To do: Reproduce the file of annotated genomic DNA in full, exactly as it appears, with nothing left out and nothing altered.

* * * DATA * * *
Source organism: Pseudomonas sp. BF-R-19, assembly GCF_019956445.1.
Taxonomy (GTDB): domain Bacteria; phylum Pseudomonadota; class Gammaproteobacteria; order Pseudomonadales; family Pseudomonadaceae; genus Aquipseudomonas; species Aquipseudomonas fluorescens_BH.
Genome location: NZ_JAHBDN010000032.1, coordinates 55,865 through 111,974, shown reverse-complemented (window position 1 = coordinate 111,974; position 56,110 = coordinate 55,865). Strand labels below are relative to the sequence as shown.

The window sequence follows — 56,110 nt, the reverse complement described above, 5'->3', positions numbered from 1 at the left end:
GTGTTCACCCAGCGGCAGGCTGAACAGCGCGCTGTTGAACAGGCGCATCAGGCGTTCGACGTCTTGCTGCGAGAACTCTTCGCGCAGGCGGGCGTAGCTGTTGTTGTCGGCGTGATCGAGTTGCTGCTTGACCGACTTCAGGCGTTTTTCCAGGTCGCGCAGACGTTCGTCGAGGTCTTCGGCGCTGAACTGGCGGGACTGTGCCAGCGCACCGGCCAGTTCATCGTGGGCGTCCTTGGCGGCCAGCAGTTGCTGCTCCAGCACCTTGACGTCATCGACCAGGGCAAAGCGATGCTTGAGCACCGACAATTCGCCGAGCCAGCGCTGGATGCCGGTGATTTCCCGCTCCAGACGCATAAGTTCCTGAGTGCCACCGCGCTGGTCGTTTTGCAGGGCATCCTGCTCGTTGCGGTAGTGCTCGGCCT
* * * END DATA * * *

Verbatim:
Source organism: Pseudomonas sp. BF-R-19, assembly GCF_019956445.1.
Taxonomy (GTDB): domain Bacteria; phylum Pseudomonadota; class Gammaproteobacteria; order Pseudomonadales; family Pseudomonadaceae; genus Aquipseudomonas; species Aquipseudomonas fluorescens_BH.
Genome location: NZ_JAHBDN010000032.1, coordinates 55,865 through 111,974, shown reverse-complemented (window position 1 = coordinate 111,974; position 56,110 = coordinate 55,865). Strand labels below are relative to the sequence as shown.

The window sequence follows — 56,110 nt, the reverse complement described above, 5'->3', positions numbered from 1 at the left end:
GTGTTCACCCAGCGGCAGGCTGAACAGCGCGCTGTTGAACAGGCGCATCAGGCGTTCGACGTCTTGCTGCGAGAACTCTTCGCGCAGGCGGGCGTAGCTGTTGTTGTCGGCGTGATCGAGTTGCTGCTTGACCGACTTCAGGCGTTTTTCCAGGTCGCGCAGACGTTCGTCGAGGTCTTCGGCGCTGAACTGGCGGGACTGTGCCAGCGCACCGGCCAGTTCATCGTGGGCGTCCTTGGCGGCCAGCAGTTGCTGCTCCAGCACCTTGACGTCATCGACCAGGGCAAAGCGATGCTTGAGCACCGACAATTCGCCGAGCCAGCGCTGGATGCCGGTGATTTCCCGCTCCAGACGCATAAGTTCCTGAGTGCCACCGCGCTGGTCGTTTTGCAGGGCATCCTGCTCGTTGCGGTAGTGCTCGGCCT